Can I Wipe Out My Credit Card Debt With Bankruptcy?
Bankruptcy can be a fast and simple way to wipe out a great deal of credit card debt that has piled up, in many cases over the course of years. However, there are also other consequences to bankruptcy that may not make it the best choice for you if you have assets you want to protect. The experienced bankruptcy attorneys at Oswalt Law Group in Phoenix can help you decide if bankruptcy is the right choice for you.
Bankruptcy and Credit Card Debt
Whether you file for Chapter 7 or Chapter 13, you can often discharge most or all of your credit card debt at the end of your bankruptcy. However, there are differences in the way this type of debt, known as “unsecured debt,” is handled in each type of bankruptcy case. If you file Chapter 7, also known as a “liquidation bankruptcy,” you are telling the court that you really have no assets and that anything you do have, beyond those assets that are protected by exemptions, can be used to pay creditors. In Chapter 7, unsecured creditors usually collect little to nothing on their debts before your case is discharged. In Chapter 13, however, you may be attempting to keep a house, a car and other assets that you have accumulated. In this case, your unsecured debtors may receive a percentage of what is owed to them through regular payments you make to a bankruptcy trustee. At the end of your case, any debt that has not been paid will be discharged.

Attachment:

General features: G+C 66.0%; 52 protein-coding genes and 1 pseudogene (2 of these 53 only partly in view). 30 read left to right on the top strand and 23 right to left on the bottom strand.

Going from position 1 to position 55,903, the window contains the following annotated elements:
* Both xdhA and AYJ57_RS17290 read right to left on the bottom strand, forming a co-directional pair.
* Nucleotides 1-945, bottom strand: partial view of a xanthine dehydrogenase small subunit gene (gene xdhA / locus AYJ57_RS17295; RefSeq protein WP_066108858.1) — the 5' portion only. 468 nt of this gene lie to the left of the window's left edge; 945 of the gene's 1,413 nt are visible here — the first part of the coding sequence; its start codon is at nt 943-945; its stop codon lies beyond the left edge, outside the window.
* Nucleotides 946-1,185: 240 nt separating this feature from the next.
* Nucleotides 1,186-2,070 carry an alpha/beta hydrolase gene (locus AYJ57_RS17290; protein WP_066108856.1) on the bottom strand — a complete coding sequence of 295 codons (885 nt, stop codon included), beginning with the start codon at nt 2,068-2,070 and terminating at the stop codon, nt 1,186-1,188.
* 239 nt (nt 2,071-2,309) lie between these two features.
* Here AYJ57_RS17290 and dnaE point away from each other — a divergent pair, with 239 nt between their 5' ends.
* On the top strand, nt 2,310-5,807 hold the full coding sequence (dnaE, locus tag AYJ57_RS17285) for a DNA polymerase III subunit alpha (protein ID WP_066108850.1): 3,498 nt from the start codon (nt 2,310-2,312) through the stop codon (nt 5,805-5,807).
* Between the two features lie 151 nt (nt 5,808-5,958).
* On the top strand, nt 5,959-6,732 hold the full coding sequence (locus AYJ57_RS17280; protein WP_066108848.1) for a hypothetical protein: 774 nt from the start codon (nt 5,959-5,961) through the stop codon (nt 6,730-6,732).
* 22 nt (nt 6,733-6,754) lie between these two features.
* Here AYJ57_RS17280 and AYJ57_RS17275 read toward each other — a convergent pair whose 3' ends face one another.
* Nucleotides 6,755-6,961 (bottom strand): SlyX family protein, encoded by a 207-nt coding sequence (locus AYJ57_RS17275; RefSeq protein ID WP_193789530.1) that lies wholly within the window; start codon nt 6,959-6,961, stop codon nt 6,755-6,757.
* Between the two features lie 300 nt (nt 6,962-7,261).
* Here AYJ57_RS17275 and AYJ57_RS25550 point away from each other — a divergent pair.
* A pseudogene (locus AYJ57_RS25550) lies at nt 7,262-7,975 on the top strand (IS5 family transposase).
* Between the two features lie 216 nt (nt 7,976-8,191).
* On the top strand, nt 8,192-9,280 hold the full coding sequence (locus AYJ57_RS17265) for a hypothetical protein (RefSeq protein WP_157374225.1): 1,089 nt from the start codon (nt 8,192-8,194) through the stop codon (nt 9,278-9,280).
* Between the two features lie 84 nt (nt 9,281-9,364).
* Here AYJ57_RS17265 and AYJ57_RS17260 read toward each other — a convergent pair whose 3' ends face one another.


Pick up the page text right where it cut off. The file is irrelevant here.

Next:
Be Careful of Spending and Cash Advances
For the most part, the way that credit card debt is handled during bankruptcy is straightforward. However, there are exceptions to this rule if the debtor has used the credit card immediately prior to bankruptcy. Using your credit cards with no intent to pay the debt is considered fraud. In order to avoid this problem, the bankruptcy courts set up certain rules on what may constitute the fraudulent use of your card. For example, if you use your card to take out numerous cash advances and file bankruptcy 90 days later, the court may take the position that you were simply trying to get as much cash as possible out of your card before filing bankruptcy. If the court decides that was the case, you could be denied the right to discharge that debt. If you have questions about your credit card debt and how you can discharge it during bankruptcy, talk to the bankruptcy attorneys at the Oswalt Law Group in Phoenix.